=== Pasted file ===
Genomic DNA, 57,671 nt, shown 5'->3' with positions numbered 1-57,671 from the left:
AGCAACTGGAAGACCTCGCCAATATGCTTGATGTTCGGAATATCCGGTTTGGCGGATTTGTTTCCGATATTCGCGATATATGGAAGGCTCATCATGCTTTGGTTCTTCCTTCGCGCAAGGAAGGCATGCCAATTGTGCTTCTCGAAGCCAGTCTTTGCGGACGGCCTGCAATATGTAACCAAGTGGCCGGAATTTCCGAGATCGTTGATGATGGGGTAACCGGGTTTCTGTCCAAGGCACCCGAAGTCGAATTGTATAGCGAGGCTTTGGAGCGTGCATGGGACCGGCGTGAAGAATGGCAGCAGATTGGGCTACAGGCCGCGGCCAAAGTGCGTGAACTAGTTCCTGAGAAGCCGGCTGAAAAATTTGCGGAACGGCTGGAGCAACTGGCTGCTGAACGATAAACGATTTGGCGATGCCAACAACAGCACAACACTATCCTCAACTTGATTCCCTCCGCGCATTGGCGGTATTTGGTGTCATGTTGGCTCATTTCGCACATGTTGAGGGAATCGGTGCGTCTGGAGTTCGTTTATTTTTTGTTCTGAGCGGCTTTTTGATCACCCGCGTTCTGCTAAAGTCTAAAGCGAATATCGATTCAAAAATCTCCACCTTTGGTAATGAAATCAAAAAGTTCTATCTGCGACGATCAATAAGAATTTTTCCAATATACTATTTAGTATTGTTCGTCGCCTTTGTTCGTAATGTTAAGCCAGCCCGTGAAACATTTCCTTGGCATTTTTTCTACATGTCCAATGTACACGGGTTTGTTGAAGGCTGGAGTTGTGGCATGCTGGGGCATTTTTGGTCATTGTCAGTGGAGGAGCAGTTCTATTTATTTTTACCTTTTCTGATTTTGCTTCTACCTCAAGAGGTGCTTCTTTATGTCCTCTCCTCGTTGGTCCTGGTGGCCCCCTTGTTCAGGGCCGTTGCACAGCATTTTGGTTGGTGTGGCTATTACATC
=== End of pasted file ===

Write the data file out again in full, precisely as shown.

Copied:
Genomic DNA, 57,671 nt, shown 5'->3' with positions numbered 1-57,671 from the left:
AGCAACTGGAAGACCTCGCCAATATGCTTGATGTTCGGAATATCCGGTTTGGCGGATTTGTTTCCGATATTCGCGATATATGGAAGGCTCATCATGCTTTGGTTCTTCCTTCGCGCAAGGAAGGCATGCCAATTGTGCTTCTCGAAGCCAGTCTTTGCGGACGGCCTGCAATATGTAACCAAGTGGCCGGAATTTCCGAGATCGTTGATGATGGGGTAACCGGGTTTCTGTCCAAGGCACCCGAAGTCGAATTGTATAGCGAGGCTTTGGAGCGTGCATGGGACCGGCGTGAAGAATGGCAGCAGATTGGGCTACAGGCCGCGGCCAAAGTGCGTGAACTAGTTCCTGAGAAGCCGGCTGAAAAATTTGCGGAACGGCTGGAGCAACTGGCTGCTGAACGATAAACGATTTGGCGATGCCAACAACAGCACAACACTATCCTCAACTTGATTCCCTCCGCGCATTGGCGGTATTTGGTGTCATGTTGGCTCATTTCGCACATGTTGAGGGAATCGGTGCGTCTGGAGTTCGTTTATTTTTTGTTCTGAGCGGCTTTTTGATCACCCGCGTTCTGCTAAAGTCTAAAGCGAATATCGATTCAAAAATCTCCACCTTTGGTAATGAAATCAAAAAGTTCTATCTGCGACGATCAATAAGAATTTTTCCAATATACTATTTAGTATTGTTCGTCGCCTTTGTTCGTAATGTTAAGCCAGCCCGTGAAACATTTCCTTGGCATTTTTTCTACATGTCCAATGTACACGGGTTTGTTGAAGGCTGGAGTTGTGGCATGCTGGGGCATTTTTGGTCATTGTCAGTGGAGGAGCAGTTCTATTTATTTTTACCTTTTCTGATTTTGCTTCTACCTCAAGAGGTGCTTCTTTATGTCCTCTCCTCGTTGGTCCTGGTGGCCCCCTTGTTCAGGGCCGTTGCACAGCATTTTGGTTGGTGTGGCTATTACATC